But, one attorney, who didn't want to be named because of ongoing cases, said there are many more examples.
"The cases you're seeing are just the tip of the iceberg," the lawyer said, "because many attorneys don't have the time and resources to write appeals."
Younge, 52, was elected in 2015 despite a "not recommended" rating by the Philadelphia Bar Association. She worked for a decade in the city Law Department, according to her since-removed campaign website. There, she worked on child-welfare cases and collaborated with DHS to reduce placements in group homes, according to the site.
The Bar Association doesn't publish the rationale for its recommendations, though lawyers said "not recommended" ratings may reflect a judicial candidate's knowledge of the law or temperament for the bench.
Richard Bost, a lawyer who practices in Family Court, said the situation is a reflection of Pennsylvania's system of electing judges, given that most voters don't know much about the candidates they're selecting.
"All the recent data suggests that judges' position on the primary ballot in Philadelphia is a better indicator than anything else of whether they'll be elected," he noted.
Mothee said her case started with a single Percocet. She was in excruciating pain in the last days of her pregnancy and took a pill from a family member's prescription, she said.
After she gave birth a couple days later, she and the baby tested positive for opiates. The hospital wanted to hold her daughter five days to monitor for withdrawal. Mothee refused. "I took one Percocet," she said she told them. "That's not going to happen."
The hospital discharged her daughter, but also called DHS.
DHS petitioned for dependency for Mothee's infant daughter — that is, for court supervision over her. Although DHS said there was no present danger — and had not petitioned for the four older children's removal — Younge ordered them all removed on the spot, allowing only supervised visits.
DHS spokeswoman Heather Keafer said that the agency cannot comment on individual cases, but that the agency seeks to keep as many children in their homes as possible.
Mothee said that, since her son was removed, his grades have worsened to C's and D's.
"He's acting out," she said. "I can understand. He's grieving."
Recently, she got her 3-year-old daughter a Peppa Pig house as a present. "And I said, you have to keep them together. They're a family. She said, 'But why can't I be part of your family anymore?' "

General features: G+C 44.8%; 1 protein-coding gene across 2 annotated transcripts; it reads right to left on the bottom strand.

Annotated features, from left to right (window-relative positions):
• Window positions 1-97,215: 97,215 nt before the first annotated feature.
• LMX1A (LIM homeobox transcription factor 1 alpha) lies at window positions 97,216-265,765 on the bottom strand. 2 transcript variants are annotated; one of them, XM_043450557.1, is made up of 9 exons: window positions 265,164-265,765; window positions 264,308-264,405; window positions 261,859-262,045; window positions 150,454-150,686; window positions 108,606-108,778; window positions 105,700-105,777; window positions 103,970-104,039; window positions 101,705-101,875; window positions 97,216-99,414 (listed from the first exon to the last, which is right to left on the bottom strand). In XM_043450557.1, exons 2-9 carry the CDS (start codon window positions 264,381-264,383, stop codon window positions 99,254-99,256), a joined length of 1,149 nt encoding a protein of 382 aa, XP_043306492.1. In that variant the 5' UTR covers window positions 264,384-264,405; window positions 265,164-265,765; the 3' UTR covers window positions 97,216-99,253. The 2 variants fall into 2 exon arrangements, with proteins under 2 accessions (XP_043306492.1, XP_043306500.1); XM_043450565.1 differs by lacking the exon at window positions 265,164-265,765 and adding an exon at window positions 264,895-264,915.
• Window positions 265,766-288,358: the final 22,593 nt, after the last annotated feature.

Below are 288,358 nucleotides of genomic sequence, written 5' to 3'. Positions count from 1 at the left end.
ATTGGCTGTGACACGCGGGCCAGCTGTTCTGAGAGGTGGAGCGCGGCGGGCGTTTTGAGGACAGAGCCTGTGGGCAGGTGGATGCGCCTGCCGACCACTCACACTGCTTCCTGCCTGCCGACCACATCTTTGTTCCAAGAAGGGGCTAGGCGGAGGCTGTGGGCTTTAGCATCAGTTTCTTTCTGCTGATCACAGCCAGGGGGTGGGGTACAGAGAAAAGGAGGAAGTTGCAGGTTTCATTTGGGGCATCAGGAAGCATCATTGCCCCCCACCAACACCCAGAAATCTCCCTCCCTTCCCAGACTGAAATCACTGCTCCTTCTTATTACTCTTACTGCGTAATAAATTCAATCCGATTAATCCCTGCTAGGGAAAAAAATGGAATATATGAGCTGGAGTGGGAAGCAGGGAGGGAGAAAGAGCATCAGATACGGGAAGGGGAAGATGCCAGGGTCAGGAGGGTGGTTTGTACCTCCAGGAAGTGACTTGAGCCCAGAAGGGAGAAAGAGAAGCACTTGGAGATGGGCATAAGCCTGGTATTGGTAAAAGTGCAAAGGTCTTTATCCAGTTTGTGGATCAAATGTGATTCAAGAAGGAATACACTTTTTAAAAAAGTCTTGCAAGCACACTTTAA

The other parents and grandparents who joined Mothee at protests described similar frustrations.
Lawyer Jimmy Binns said he's been trying to adopt his three grandkids for more than a year and a half. They were removed from his ex-wife's home for reasons he said he doesn't fully understand because he's not permitted in court.
"You can't get in — they won't let anybody in," he said. "That's how she gets away with what she does. There's no oversight."
Andrew Walsh said he and his wife were in town from California with their five kids when they brought their son to the hospital for issues related to his epilepsy. The hospital called DHS. Their kids were removed for medical negligence. But Walsh said the full picture of their medical records from back home was never introduced in court: "The judge didn't allow us to present evidence."
Lawyer William Calandra, who regularly appears in Family Court, said everyone's wondering what's next for those on Younge's docket.
Some lawyers have been in limbo, unable to file appeals: They first need Younge to write her opinion, and they're not sure whether she'll return to do so.
Calandra said the situation is chilling — particularly McLaughlin's contempt case, since dashing between courtrooms is a daily necessity.
"Scheduling a hearing without notice and making a finding of contempt, which is terribly damaging, it affects your malpractice, it affects your public perception. To do that when they're in front of another judge in a room one floor up, it's unheard of," he said.
Last week, Miltreda Kress — yet another mother whose three youngest daughters had been removed on Younge's order — got some unexpected news: A different judge was handling her last Tuesday court date. It felt like a miracle.
Kress' case started with an allegation of abuse by her partner that was later deemed unfounded by DHS itself. Yet Kress was still prohibited unsupervised visits, she said, and her partner was allowed no visits at all. Instead, a stay-away order was lodged against him. Kress claims Younge told her, "As long as I stayed with him, my kids would never be able to come home."
Like others, Kress said she was never heard: "We never got to talk in her courtroom. Once, I got the word I out of my mouth. She cut me off there."
Last Tuesday, though, Fernandes allowed her to submit the evidence she'd never been permitted to bring forward in court. Her lawyer was at last able to call her as a witness. The judge also met with her daughters privately in a back room.
That day, he lifted the stay-away order, Kress said, and restored her partner's visitation. "Now I get unsupervised visits with my kids, something I was told I could never get," she said. "He told my girls in the back they're halfway home. 'All your mom has to do is finish a few objectives, and when you come back in August I don't see a problem with you going home.'"
Kress was shocked and jubilant.